Even though Windows has embedded video drivers, install the drivers that came with the video card so that you can use all the features the card offers.

Install the printer. For a network printer, run the setup program that came with the printer and this program will find and install the printer on the network.

For other hardware devices, always read and follow the manufacturer’s directions for the installation.

Here are ways to use Device Manager to solve problems with a device:
Try uninstalling and reinstalling the device.

Look for error messages offered by Device Manager.

Update the drivers

The Programs and Features window appears, listing the programs installed on this computer where you can uninstall, change, or repair these programs.
Select a program from the list. Based on the software, the buttons at the top of the list will change.
or individuals or small organizations, use Windows Easy Transfer
in Windows 8/7/Vista to copy user
data and settings from one computer to another.
A deployment strategy
is a procedure to install Windows, device drivers, and applications on a computer and can include the process to transfer user settings, application settings, and user data files from an old installation to the new installation.
The high-touch with retail media strategy
is the strategy used in the installations described earlier in the chapter. All the work is done by a technician sitting at the computer.
A server used in this way is called a distribution server.
Except for upgrade installations, applications must be manually installed after the OS is installed
The User State Migration Tool (USMT) is a command-line tool that works only when the computer is a member of a Windows domain.
USMT is included in the Windows Assessment and Deployment Kit (ADK) for Windows 8, and in the Windows Automated Installation Kit (AIK) for Windows 7. .
To use the high-touch using a standard image strategy, a system administrator prepares an image called a standard image that includes the Windows OS, drivers, and applications that are standard to all the computers that might use the image.
A standard image is hardware independent, meaning it can be installed on any computer.
Drive-imaging software is used to copy the entire hard drive to another bootable media in the process called
drive imaging.
Installing a standard image on another computer is called
image deployment, which always results in a clean install rather than an upgrade.
The lite-touch, high-volume deployment strategy uses a deployment server on the network to serve up the installation after a technician starts the process.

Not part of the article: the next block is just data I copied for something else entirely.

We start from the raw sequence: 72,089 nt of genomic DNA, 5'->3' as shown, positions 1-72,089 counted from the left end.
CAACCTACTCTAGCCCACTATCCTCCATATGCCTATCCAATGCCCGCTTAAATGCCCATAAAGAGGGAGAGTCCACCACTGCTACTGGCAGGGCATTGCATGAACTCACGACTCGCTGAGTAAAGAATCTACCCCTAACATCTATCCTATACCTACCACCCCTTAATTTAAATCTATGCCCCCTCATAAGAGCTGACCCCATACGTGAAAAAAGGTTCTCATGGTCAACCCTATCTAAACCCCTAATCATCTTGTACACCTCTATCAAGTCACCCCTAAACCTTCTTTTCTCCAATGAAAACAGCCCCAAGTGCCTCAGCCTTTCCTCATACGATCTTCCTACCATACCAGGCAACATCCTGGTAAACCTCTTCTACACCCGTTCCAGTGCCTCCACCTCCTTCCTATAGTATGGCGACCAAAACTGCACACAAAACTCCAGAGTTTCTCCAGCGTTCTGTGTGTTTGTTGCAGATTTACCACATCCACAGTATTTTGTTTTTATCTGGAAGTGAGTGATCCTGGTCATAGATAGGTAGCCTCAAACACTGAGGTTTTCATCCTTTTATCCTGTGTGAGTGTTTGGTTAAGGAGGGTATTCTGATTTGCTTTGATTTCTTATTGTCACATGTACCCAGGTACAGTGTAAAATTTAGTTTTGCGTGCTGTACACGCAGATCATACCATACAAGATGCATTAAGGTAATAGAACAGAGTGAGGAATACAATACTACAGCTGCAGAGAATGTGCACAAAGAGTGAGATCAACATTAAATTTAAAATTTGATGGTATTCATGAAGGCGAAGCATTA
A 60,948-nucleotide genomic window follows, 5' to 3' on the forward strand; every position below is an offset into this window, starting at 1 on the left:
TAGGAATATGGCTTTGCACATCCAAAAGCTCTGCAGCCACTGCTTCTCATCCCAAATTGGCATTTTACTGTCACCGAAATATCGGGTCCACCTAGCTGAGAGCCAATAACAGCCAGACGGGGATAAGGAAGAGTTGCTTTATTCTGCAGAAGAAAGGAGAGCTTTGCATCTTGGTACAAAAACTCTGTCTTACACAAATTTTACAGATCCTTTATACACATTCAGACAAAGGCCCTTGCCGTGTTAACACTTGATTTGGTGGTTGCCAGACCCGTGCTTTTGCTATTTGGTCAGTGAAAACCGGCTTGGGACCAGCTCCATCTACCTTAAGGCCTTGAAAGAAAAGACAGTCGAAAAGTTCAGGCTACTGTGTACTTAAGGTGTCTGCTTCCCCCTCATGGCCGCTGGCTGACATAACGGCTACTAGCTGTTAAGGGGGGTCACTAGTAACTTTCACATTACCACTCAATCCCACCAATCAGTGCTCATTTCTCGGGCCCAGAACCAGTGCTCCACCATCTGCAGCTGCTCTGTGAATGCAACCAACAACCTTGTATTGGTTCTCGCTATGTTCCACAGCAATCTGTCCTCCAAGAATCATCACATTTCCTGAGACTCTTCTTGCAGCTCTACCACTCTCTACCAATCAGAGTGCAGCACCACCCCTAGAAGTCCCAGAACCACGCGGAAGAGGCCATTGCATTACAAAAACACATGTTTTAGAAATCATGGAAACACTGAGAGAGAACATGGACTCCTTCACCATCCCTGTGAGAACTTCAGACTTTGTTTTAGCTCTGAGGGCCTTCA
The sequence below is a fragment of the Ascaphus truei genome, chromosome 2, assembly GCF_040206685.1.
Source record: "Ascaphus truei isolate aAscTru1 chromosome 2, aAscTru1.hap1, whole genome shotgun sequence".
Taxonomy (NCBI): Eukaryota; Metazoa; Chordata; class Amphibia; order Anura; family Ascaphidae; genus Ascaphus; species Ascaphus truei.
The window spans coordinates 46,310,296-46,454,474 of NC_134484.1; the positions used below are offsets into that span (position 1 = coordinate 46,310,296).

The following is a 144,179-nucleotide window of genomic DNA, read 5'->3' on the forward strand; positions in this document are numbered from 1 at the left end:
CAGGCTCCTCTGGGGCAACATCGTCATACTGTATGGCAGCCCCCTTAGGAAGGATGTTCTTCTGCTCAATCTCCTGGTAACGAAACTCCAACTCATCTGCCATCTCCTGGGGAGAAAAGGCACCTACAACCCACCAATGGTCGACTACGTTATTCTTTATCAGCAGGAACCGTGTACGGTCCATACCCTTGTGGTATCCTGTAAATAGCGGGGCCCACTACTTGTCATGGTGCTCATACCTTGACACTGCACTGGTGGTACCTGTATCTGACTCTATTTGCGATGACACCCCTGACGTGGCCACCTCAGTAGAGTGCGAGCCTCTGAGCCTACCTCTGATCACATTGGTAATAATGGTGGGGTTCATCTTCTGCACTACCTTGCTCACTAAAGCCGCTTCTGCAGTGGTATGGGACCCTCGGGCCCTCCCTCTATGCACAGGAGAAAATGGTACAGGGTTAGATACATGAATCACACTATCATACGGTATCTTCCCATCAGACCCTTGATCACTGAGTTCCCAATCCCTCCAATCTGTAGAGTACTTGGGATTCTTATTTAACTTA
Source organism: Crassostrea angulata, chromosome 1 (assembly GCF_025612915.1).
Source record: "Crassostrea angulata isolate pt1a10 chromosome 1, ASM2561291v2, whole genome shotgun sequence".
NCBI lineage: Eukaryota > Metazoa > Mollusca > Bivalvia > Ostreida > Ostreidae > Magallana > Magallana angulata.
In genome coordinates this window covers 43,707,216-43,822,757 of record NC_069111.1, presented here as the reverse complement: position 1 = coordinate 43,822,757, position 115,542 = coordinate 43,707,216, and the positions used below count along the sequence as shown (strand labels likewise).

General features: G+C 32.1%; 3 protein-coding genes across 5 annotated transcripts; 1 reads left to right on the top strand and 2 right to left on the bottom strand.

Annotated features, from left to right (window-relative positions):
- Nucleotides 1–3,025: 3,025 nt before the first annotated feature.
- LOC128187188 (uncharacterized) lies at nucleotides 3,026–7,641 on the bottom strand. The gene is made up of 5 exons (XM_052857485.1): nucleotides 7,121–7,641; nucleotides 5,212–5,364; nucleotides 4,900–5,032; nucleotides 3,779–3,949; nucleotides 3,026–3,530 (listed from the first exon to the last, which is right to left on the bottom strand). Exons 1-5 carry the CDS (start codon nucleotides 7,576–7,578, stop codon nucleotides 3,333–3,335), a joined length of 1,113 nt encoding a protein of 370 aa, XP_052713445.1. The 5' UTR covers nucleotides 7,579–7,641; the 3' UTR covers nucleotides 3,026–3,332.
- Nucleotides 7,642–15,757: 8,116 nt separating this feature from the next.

The files in the installation include Windows, device drivers, and applications, and collectively are called the distribution sha
The technician starts the installation by booting the computer to Windows PE.
Windows Preinstallation Environment (Windows PE) is a minimum operating system used to start the installation.
The computer boots to the Preboot eXecution Environment or Pre-Execution Environment (PXE) that is contained in the UEFI or BIOS code on the motherboard.
PXE searches for a server on the network to provide a bootable operating system (Windows PE on the deployment server).
After the installation begins, the technician is not required to respond to prompts by the setup program,
which is called an unattended installation.
These responses, such as the administrator password or domain name, are stored in an
answer file.
The Microsoft Assessment and Planning (MAP) Toolkit can be used by a system administrator from a network location to query hundreds of computers in a single scan.
The software automatically examines hardware and applications on each computer to verify compatibility with Windows 7 or 8.
The zero-touch, high-volume deployment strategy is the most difficult to set up and requires complex tools. The installation does not require a technician to start the process (called pull automation).
Rather, the installation uses push automation, meaning that a server automatically pushes the installation to a computer when a user is not likely to be sitting at it. The entire remote network installation is automated and no user intervention is required.
The USMT software uses three commands:
scanstate copies settings and files from the source computer to a safe location.
loadstate applies these settings and files to the destination computer.
usmtutils provides encryption options and hard-link management.
A batch file
Has a .bat file extension and contains a list or batch of OS commands that are executed as a group.